Today's scientists are scrambling to develop technology to cope with climate change; carbon capture technology, renewable energy and drought-resilient crops are just a few examples.

But researchers recently learned that ours isn't the first civilization to innovate as the Earth's climate shifts. A new study suggests "pulses" in technological innovation that took place between 280,000 and 30,000 years ago in present-day South Africa could have been driven by dramatic shifts in the region's weather conditions.

During this period, known as the Middle Stone Age, humans developed the first symbolic art, like engraved pieces of red ochre and ostrich eggshell containers. Artifacts such as pierced shells, likely used for necklaces, and relatively complex stone and bone tools have also been dated within this time frame.

"Looking at sources of stone used to make tools, it is clear that some have been transported for hundreds of kilometers, suggesting the existence of long-distance trading networks," Chris Stringer, merit researcher at the London Natural History Museum's Department of Earth Sciences and one of the paper's authors, said in an email.

However, these major technological and behavioral developments happened in irregular bursts, the reason for which has been a scientific enigma until now.

"Some of these cultural groupings developed very rapidly, but they also declined very rapidly," said Ian Hall of Cardiff University's School of Earth and Ocean Sciences in the United Kingdom, who also contributed to the report, published this month in the scientific journal Nature Communications.

"There had been a lot of debate about exactly what the mechanism may be for that, and climate was certainly discussed. But there was never any good evidence to suggest that there was a climate signature that matched the development," Hall said.

The researchers analyzed a marine sediment core collected off the coast of the Eastern Cape of South Africa, close to where the Great Kei River meets the ocean. About 100,000 years of river discharge is reflected in the sediments of this core, providing a detailed history of the region's hydrological conditions for the first time.

Tying warm, wet periods to richer archaeological finds
The Great Kei and other nearby rivers discharged sediment rich in iron oxides. By examining the ratio of iron to potassium in the core, the researchers learned that relatively abrupt changes in the precipitation levels took place during the Middle Stone Age.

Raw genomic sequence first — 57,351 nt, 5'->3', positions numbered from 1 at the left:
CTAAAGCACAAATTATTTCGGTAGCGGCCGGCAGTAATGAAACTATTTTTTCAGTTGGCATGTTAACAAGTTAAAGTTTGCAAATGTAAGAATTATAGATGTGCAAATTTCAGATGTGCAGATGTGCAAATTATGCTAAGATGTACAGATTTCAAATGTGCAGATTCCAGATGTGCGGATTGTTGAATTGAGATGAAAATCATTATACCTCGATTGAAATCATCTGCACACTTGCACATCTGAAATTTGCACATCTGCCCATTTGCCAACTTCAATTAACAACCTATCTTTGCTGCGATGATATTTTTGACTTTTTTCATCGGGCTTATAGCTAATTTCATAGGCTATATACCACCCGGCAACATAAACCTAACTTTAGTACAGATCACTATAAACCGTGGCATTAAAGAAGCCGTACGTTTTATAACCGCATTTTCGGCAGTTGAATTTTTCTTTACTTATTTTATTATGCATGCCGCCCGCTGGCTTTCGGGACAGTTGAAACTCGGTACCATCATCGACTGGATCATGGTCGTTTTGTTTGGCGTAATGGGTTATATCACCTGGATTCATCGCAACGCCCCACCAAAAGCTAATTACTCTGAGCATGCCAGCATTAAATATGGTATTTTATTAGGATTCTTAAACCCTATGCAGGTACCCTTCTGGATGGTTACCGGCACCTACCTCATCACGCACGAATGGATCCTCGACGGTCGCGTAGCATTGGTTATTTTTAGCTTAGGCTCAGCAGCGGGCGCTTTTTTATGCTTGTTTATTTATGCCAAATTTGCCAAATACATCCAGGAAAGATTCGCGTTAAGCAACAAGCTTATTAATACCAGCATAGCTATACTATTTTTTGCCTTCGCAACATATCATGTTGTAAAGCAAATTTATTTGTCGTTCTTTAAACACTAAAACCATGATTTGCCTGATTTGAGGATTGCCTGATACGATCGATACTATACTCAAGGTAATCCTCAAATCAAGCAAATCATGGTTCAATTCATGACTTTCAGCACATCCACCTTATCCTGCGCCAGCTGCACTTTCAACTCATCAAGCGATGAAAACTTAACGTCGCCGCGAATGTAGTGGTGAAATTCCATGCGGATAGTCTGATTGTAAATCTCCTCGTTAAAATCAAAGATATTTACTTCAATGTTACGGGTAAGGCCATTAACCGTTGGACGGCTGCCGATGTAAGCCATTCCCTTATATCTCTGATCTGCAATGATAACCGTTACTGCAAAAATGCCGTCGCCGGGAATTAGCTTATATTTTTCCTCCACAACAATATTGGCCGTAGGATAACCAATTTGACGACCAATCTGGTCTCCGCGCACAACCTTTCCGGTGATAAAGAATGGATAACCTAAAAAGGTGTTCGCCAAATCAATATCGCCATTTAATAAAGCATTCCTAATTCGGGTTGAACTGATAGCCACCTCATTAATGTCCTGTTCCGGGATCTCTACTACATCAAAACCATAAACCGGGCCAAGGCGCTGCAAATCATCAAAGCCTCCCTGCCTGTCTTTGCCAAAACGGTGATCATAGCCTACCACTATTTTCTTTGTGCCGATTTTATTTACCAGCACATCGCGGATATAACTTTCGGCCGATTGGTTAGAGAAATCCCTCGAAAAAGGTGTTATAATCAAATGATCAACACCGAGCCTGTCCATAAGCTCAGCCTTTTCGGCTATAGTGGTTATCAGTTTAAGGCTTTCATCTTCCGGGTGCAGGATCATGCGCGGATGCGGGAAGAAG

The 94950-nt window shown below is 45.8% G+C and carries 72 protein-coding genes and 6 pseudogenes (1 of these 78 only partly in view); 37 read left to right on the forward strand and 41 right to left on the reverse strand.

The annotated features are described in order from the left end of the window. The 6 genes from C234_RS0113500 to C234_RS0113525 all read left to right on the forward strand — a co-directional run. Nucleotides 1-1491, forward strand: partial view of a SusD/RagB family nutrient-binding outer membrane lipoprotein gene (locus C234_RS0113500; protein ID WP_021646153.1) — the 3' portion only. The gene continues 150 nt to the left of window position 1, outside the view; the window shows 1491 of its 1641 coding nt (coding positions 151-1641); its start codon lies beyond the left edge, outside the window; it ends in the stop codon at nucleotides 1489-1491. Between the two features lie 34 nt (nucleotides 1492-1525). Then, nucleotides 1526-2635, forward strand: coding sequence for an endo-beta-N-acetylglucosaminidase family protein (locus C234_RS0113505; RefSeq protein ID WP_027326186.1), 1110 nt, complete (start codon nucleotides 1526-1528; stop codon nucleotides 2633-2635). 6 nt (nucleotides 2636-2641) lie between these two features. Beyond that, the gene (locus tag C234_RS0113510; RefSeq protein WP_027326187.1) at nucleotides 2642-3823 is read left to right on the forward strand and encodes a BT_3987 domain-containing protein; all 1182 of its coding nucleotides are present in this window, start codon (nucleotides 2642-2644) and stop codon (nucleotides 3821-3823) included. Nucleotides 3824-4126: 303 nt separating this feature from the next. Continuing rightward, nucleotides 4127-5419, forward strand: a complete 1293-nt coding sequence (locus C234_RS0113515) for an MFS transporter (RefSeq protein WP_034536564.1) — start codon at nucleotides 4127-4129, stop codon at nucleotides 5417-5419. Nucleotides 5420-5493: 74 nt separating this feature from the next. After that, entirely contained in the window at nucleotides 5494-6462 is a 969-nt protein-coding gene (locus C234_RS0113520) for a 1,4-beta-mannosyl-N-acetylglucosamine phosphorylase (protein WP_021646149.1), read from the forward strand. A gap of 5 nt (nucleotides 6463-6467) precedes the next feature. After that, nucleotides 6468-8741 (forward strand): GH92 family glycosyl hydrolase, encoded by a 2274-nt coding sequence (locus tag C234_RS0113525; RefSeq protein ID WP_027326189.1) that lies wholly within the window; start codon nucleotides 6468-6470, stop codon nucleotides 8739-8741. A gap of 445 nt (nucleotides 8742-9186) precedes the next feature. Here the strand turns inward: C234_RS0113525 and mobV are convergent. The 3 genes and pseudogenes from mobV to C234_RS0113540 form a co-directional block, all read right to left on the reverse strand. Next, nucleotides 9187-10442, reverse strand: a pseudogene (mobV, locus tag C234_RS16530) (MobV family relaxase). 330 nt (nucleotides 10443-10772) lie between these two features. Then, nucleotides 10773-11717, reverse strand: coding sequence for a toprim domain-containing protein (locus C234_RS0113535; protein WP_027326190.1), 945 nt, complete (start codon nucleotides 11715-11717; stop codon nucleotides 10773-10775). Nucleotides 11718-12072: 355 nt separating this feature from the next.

These swift increases in precipitation and humidity, as reflected by higher levels of iron in the sediment core, were likely caused by global climate fluctuations.

During what are called Heinrich events -- natural but still largely unexplained fluctuations in the global climate -- the Atlantic Ocean's circulation slows substantially. This "bipolar seesaw behavior of the Atlantic Ocean," as the paper calls it, led to a southward shift in the Intertropical Convergence Zone, which carried the monsoon rains away from sub-Saharan Africa and into the South African region.

As a result, large swaths of sub-Saharan Africa would fall into drought, the study says, while southeast Africa became warmer, wetter and more humid, transforming into prime real estate for early human groups. These events took place within millennia -- fairly quickly, on a climatic time scale -- and resulted in changes of up to 10 degrees Celsius in mean annual temperatures.

When comparing the history of hydrological changes in the region with artifacts from the Middle Stone Age, the researchers discovered a "striking correspondence between the archaeological record of South Africa and the timing of the abrupt climate change" as seen in the marine core, the study states.

"What we found is the warmer, wet conditions in southeast Africa matched almost precisely the timing of these cooling events in the north," Hall said. "All of the archaeological evidence fell within these wet and warm periods."

Although the reason why these conditions would spur early technological developments will require further study, the researchers theorize that higher, more concentrated human populations are more likely to develop new ideas. Recent findings suggest that when human populations fall under a certain population density level, cultural knowledge disappears over time, Stringer said.

"The opposite will occur if populations are relatively dense and interacting, as ideas can be built on, with more chance of being conserved," he said.

"The link between climate, population growth and innovation is also important for us today as we have been fortunate to have had a recent and long (about 10,000 years) period of relative warmth and climatic stability," Stringer added. "As a species we have thrived in terms of numbers and in terms of innovations, but rapid and adverse climate change could certainly threaten our success."

Reprinted from Climatewire with permission from Environment & Energy Publishing, LLC., 202-628-6500